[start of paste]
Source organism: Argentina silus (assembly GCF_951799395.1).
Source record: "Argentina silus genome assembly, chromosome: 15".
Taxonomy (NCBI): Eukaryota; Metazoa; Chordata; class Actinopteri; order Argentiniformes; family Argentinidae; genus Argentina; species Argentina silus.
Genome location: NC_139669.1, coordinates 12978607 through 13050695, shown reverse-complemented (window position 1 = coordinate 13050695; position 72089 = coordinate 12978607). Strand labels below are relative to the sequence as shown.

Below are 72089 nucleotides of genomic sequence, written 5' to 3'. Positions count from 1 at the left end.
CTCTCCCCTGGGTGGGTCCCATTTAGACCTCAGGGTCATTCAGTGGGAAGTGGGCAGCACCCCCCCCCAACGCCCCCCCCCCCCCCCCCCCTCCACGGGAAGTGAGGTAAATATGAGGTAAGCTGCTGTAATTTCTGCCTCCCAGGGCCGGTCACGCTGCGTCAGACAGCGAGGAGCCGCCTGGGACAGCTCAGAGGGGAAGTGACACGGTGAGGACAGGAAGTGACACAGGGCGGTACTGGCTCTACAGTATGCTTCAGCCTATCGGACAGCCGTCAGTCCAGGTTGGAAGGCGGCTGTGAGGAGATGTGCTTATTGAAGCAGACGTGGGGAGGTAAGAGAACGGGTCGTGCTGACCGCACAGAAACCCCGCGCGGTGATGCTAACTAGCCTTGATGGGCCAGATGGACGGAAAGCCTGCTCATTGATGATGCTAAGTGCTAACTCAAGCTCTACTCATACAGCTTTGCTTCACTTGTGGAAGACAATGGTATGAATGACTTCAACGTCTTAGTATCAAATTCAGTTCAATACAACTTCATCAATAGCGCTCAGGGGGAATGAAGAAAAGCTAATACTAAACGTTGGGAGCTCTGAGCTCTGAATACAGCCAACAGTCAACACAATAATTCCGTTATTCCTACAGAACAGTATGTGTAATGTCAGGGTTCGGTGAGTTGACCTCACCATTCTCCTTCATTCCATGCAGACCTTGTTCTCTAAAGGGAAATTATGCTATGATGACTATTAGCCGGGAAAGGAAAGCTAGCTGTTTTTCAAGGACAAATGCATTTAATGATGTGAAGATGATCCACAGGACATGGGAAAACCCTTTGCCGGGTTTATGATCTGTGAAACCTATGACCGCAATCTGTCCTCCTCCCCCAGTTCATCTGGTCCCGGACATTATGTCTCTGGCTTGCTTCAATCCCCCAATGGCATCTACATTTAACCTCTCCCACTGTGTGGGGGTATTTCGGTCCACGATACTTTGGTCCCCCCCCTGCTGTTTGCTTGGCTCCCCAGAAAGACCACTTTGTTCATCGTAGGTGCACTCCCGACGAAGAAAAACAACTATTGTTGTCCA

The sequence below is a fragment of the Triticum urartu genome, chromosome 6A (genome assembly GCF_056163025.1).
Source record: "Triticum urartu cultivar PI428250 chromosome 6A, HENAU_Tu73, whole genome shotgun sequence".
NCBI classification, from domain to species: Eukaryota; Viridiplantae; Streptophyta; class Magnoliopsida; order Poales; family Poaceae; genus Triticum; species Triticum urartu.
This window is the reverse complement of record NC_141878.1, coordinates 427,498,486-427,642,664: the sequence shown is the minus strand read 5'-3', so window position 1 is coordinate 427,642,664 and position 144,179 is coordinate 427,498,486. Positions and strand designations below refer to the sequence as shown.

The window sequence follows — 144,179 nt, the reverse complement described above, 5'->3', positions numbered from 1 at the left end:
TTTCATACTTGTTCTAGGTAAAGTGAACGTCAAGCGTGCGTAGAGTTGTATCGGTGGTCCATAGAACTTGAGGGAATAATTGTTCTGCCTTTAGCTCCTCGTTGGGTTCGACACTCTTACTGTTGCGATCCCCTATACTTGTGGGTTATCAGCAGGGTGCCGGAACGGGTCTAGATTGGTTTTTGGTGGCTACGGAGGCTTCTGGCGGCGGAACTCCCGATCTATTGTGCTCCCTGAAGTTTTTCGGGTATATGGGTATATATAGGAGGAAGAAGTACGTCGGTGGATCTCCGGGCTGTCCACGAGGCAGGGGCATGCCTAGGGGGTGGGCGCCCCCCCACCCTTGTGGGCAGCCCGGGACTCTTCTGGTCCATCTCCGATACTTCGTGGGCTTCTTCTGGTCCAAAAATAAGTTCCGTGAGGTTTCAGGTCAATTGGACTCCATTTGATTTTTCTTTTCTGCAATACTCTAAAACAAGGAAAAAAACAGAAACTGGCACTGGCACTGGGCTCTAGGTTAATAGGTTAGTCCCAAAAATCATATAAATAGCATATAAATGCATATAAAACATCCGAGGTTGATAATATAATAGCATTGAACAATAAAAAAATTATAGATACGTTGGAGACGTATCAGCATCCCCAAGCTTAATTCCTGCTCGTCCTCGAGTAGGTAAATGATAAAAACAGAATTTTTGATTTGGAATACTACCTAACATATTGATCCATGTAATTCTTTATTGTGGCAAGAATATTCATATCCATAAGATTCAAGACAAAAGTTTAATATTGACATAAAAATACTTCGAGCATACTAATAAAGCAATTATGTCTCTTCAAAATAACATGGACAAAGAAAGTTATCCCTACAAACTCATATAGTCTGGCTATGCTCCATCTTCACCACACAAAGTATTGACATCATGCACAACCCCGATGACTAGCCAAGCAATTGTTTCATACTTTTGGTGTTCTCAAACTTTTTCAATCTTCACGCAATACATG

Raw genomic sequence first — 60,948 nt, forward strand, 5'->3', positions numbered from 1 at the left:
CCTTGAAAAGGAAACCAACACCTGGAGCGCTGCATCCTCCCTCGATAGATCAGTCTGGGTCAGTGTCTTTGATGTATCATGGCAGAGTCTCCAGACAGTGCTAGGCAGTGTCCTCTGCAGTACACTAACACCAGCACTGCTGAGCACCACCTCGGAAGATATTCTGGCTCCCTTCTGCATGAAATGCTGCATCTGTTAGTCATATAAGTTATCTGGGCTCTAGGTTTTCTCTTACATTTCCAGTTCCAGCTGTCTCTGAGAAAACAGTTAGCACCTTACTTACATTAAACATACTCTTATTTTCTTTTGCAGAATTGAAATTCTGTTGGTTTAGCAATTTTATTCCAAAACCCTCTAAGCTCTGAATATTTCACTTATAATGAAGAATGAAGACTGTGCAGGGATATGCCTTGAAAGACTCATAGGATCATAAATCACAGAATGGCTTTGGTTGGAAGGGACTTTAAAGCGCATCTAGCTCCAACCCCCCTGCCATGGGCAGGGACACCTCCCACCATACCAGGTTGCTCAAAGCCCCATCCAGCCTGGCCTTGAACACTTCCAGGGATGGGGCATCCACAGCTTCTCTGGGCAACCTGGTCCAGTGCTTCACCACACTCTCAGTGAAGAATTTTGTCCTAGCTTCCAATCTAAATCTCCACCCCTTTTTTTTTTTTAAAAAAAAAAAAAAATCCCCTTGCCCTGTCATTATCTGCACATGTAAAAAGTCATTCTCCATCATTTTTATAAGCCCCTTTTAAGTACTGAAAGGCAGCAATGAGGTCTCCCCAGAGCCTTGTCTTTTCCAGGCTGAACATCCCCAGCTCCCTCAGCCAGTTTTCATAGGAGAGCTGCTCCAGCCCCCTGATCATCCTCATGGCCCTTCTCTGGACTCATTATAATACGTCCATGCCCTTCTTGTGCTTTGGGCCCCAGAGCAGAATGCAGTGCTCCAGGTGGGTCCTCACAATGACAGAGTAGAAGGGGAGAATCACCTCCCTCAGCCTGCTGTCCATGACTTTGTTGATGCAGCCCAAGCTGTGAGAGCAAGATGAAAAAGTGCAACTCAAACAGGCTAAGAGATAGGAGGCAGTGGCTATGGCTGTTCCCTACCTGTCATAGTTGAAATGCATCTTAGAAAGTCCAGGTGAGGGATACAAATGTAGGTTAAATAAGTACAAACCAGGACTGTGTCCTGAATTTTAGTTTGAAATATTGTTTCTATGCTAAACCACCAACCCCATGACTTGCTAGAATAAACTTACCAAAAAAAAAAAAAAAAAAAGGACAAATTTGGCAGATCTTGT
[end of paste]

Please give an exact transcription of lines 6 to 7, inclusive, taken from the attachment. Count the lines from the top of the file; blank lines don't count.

CTCTCCCCTGGGTGGGTCCCATTTAGACCTCAGGGTCATTCAGTGGGAAGTGGGCAGCACCCCCCCCCAACGCCCCCCCCCCCCCCCCCCCTCCACGGGAAGTGAGGTAAATATGAGGTAAGCTGCTGTAATTTCTGCCTCCCAGGGCCGGTCACGCTGCGTCAGACAGCGAGGAGCCGCCTGGGACAGCTCAGAGGGGAAGTGACACGGTGAGGACAGGAAGTGACACAGGGCGGTACTGGCTCTACAGTATGCTTCAGCCTATCGGACAGCCGTCAGTCCAGGTTGGAAGGCGGCTGTGAGGAGATGTGCTTATTGAAGCAGACGTGGGGAGGTAAGAGAACGGGTCGTGCTGACCGCACAGAAACCCCGCGCGGTGATGCTAACTAGCCTTGATGGGCCAGATGGACGGAAAGCCTGCTCATTGATGATGCTAAGTGCTAACTCAAGCTCTACTCATACAGCTTTGCTTCACTTGTGGAAGACAATGGTATGAATGACTTCAACGTCTTAGTATCAAATTCAGTTCAATACAACTTCATCAATAGCGCTCAGGGGGAATGAAGAAAAGCTAATACTAAACGTTGGGAGCTCTGAGCTCTGAATACAGCCAACAGTCAACACAATAATTCCGTTATTCCTACAGAACAGTATGTGTAATGTCAGGGTTCGGTGAGTTGACCTCACCATTCTCCTTCATTCCATGCAGACCTTGTTCTCTAAAGGGAAATTATGCTATGATGACTATTAGCCGGGAAAGGAAAGCTAGCTGTTTTTCAAGGACAAATGCATTTAATGATGTGAAGATGATCCACAGGACATGGGAAAACCCTTTGCCGGGTTTATGATCTGTGAAACCTATGACCGCAATCTGTCCTCCTCCCCCAGTTCATCTGGTCCCGGACATTATGTCTCTGGCTTGCTTCAATCCCCCAATGGCATCTACATTTAACCTCTCCCACTGTGTGGGGGTATTTCGGTCCACGATACTTTGGTCCCCCCCCTGCTGTTTGCTTGGCTCCCCAGAAAGACCACTTTGTTCATCGTAGGTGCACTCCCGACGAAGAAAAACAACTATTGTTGTCCA

The sequence below is a fragment of the Triticum urartu genome, chromosome 6A (genome assembly GCF_056163025.1).